I plan to spend a little time in the London Metropolitan Archives as soon as Covid, business and family allows me to have a more detailed look at the minutes and papers of many of these pioneers. But it does seem that with a clear impact agenda, supportive and aligned investors, landowners and state institutions (and the judicious combination of debt and equity) there is a successful precedent for capped equity returns and the creation of impactful property development. An inspiring way to start the year. And nothing scary.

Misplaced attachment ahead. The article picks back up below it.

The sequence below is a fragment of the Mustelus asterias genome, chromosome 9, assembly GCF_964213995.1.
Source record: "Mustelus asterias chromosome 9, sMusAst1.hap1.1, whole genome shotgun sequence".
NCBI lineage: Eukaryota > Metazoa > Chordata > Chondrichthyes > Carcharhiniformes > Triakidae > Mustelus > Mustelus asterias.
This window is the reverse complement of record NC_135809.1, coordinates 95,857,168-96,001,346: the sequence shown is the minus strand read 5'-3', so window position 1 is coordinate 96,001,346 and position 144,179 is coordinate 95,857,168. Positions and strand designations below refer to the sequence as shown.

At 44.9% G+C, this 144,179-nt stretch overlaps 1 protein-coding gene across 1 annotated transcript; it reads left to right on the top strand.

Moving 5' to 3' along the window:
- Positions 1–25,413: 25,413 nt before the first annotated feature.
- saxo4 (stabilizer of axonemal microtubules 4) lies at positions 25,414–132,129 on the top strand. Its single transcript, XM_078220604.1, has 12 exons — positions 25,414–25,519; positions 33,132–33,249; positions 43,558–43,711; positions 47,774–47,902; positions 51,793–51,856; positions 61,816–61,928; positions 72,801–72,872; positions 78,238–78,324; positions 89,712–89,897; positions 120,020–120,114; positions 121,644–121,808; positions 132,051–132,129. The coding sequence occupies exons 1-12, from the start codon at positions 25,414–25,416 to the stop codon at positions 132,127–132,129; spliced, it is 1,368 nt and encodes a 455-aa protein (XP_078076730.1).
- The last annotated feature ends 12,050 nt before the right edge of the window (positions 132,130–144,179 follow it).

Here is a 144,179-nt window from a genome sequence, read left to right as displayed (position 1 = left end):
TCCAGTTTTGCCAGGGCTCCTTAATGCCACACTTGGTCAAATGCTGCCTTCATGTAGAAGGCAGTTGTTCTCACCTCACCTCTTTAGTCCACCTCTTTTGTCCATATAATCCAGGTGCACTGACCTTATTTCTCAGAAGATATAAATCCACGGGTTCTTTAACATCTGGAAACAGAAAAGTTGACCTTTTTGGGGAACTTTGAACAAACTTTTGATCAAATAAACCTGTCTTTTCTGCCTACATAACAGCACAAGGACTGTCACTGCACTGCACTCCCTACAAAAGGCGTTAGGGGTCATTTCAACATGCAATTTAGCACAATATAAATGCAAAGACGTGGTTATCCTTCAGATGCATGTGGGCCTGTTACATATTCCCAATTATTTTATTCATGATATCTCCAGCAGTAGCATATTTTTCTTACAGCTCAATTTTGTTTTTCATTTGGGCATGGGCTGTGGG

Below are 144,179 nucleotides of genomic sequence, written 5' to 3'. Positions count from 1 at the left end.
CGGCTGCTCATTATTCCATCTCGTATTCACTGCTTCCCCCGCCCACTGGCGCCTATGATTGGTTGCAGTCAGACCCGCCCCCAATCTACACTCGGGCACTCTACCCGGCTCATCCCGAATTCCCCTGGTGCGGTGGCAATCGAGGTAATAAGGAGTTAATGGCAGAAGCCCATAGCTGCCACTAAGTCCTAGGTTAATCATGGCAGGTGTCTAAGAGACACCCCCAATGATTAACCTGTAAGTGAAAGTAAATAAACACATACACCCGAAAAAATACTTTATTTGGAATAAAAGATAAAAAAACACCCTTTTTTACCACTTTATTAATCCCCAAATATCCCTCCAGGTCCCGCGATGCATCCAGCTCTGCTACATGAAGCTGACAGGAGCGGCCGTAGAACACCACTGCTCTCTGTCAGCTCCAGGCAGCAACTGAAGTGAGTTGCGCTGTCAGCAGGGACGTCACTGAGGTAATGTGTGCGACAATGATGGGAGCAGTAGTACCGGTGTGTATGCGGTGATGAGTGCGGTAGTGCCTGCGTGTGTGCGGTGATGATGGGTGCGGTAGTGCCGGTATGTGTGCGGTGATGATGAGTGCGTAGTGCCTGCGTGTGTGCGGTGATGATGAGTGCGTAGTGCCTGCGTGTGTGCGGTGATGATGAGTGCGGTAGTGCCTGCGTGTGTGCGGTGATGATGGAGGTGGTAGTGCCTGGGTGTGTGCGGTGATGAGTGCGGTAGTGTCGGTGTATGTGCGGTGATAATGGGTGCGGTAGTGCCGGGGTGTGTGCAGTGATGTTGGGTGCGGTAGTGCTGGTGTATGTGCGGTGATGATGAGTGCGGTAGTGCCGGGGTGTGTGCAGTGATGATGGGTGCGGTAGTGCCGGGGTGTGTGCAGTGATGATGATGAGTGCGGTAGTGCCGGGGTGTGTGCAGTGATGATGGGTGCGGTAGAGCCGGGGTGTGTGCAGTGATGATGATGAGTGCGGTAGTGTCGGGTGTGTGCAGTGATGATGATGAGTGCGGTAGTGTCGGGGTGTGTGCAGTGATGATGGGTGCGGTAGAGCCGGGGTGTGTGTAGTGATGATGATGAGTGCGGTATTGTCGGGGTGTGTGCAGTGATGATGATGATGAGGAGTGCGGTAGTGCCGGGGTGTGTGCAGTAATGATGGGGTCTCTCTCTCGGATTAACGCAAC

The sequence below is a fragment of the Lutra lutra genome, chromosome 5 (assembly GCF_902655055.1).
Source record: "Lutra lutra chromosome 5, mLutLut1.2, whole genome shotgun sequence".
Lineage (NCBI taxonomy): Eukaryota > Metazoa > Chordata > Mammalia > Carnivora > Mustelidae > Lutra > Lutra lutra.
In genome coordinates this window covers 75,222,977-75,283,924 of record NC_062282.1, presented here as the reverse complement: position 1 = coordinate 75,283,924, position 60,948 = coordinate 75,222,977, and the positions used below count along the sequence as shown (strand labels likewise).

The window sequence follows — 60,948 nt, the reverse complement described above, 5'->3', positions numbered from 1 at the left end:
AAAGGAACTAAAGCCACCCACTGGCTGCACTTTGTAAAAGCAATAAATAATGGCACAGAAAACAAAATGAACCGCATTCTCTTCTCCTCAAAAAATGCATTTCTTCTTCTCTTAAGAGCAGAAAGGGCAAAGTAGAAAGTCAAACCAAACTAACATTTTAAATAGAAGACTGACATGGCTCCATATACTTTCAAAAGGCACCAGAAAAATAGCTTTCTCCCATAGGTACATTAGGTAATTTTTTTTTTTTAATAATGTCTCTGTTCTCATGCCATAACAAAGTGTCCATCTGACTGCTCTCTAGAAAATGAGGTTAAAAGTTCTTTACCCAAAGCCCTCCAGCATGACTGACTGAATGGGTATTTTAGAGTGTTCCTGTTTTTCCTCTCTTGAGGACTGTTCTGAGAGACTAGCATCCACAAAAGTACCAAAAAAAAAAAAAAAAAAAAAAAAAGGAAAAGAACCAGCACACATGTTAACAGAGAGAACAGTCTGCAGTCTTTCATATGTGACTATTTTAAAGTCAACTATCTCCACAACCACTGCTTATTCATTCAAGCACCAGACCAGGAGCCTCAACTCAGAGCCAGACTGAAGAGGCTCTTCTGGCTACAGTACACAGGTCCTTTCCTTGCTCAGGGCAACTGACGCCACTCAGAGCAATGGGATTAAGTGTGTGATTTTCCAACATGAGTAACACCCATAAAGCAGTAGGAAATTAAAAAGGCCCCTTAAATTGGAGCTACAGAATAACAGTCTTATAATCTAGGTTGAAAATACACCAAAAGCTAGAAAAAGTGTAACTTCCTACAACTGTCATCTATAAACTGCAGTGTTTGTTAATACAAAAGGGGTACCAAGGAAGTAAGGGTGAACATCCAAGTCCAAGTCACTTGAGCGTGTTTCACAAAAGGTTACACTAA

Scheuerle, T and Glänzel, G., (2016), Five per cent philanthropy as an early form of social impact investing – differences, parallels, and what can be learned for today, 2016.

Tarn, J. T., (1973) Five Per Cent Philanthropy – an account of housing in urban areas between 1840 and 1914, Cambridge University Press